Every effort must be made to ensure that areas of Louth and Meath and counties Cavan and Monaghan currently classified under areas of natural constraints remain in receipt of payments following the review currently underway, Mairead McGuinness, MEP and first Vice-President of the European Parliament has said.
Speaking at an IFA meeting in Cootehill on Thursday, McGuinness said that Ireland, along with all EU member states, is obliged to look at all land and classify it according to new biophysical criteria, including soil type, climate and specific handicaps like slopes etc.
The requirement comes following a highly critical 2003 report from the EU Court of Auditors about the classifications system and the areas identified.
The review underway must be completed by 2018, with publication of the maps identifying the areas under natural constraint (ANC) due this year.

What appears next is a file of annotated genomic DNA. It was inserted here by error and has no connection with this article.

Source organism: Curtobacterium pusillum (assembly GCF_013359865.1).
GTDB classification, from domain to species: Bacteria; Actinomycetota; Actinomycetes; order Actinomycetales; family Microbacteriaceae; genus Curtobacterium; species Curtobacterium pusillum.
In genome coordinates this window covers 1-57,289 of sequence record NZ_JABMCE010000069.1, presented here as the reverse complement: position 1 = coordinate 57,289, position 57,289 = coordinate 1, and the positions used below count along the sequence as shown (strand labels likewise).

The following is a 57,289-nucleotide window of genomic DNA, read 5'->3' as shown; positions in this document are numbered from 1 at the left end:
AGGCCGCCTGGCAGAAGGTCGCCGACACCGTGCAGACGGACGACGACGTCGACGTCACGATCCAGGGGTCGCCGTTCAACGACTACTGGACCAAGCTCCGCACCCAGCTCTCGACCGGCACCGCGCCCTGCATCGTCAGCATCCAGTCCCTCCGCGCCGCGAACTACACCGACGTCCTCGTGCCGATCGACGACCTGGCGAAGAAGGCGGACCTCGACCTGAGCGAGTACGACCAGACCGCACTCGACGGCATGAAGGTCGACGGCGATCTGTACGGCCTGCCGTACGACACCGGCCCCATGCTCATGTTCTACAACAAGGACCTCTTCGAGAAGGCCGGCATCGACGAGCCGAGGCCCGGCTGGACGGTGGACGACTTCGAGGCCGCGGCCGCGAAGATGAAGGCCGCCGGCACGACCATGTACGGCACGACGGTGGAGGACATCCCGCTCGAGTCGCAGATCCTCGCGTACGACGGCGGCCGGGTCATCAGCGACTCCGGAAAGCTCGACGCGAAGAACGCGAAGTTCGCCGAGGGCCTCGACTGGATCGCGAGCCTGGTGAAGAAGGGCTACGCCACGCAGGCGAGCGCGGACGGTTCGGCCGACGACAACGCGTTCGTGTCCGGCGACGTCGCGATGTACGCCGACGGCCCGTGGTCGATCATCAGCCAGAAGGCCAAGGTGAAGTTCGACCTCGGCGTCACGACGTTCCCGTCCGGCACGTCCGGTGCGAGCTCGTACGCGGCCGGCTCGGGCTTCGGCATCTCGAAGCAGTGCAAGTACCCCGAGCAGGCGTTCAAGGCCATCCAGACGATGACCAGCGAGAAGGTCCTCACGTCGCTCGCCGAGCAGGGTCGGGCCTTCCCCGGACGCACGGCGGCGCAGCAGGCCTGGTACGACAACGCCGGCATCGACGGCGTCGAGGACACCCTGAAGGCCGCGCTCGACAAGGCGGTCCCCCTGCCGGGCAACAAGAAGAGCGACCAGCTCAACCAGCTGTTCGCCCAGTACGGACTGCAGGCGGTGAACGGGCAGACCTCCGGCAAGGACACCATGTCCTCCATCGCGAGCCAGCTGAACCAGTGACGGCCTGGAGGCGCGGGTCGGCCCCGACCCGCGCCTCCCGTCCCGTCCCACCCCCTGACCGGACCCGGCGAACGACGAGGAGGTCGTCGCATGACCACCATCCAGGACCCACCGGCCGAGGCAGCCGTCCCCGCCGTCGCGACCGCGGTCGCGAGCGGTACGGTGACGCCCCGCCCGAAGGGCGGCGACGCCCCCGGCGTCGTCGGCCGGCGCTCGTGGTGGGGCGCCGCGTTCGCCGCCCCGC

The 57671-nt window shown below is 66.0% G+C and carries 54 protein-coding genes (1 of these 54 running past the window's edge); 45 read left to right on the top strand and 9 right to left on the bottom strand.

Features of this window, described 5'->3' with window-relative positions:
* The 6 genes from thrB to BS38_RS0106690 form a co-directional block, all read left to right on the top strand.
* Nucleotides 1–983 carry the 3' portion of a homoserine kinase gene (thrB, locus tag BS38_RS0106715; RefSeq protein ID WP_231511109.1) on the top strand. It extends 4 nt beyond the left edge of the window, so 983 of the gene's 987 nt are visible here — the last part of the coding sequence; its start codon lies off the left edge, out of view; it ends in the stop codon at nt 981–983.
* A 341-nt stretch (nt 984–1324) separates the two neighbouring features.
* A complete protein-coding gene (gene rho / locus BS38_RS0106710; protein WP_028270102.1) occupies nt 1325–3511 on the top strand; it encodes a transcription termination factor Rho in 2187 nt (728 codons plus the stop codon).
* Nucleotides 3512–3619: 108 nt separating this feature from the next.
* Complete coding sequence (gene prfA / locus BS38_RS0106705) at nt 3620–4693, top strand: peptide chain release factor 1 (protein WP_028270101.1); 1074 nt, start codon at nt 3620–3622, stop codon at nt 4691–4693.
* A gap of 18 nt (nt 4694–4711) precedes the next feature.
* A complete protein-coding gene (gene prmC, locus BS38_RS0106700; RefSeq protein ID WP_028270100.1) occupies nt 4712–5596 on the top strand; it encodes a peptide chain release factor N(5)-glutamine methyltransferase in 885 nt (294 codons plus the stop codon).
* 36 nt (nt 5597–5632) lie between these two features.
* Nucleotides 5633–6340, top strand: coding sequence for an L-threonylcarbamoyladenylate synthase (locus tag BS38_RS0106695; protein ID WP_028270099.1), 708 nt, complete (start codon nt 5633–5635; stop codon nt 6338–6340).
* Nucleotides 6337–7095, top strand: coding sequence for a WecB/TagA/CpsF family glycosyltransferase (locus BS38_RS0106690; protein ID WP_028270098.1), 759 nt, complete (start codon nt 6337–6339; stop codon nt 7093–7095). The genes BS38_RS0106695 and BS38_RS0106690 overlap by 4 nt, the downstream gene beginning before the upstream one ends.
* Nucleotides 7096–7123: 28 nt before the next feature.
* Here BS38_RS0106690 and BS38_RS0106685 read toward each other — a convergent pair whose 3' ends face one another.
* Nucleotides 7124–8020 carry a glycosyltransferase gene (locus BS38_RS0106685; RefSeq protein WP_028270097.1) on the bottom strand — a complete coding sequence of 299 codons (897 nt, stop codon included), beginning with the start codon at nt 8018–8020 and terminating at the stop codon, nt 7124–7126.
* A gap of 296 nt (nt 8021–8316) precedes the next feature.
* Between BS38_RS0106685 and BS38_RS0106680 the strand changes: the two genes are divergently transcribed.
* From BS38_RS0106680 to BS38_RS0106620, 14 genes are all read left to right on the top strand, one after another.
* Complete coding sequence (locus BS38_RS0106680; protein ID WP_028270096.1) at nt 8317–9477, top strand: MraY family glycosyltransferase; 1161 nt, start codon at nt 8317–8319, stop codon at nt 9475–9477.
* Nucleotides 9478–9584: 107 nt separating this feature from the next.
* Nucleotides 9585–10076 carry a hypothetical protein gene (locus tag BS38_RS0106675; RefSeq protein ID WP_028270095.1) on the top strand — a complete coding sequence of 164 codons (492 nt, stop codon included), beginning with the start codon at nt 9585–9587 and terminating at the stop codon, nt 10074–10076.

The mapping is not complete at this stage and work is ongoing.
“It is vital that no farmer loses out in the review,” Ms McGuinness said. “But it is at this stage very uncertain if all the areas currently classified will remain in the classification and if new areas will be included.
“All of counties Cavan and Monaghan are classified as severely handicapped and we will be working to ensure that this remains the case after the review takes place.
“In Louth some 25pc of land is classified and in Meath it is 15pc with a mix of specific handicaps.
“Farmers know very well the specific reasons why their land is classified and there is naturally some concern if their land is declassified and there is a loss of support payments as a result,” she said.
Overall the scheme is worth €205million to 95,000 farmers, with 75pc of Ireland designated.
In the Cavan, Monaghan, Louth and Meath region the payments are worth €21m to 11,000 farmers.
“I am working with my colleagues in Government to make the case of how important these payments are, not just to farmers but to the rural economy generally.
“I welcome the additional €25m in funding in the Programme for Government available to the scheme in 2018,” she added.
“The first step is to get the classifications done and then to look at how payments can be differentiated between areas of severe handicap and those with fewer difficulties.”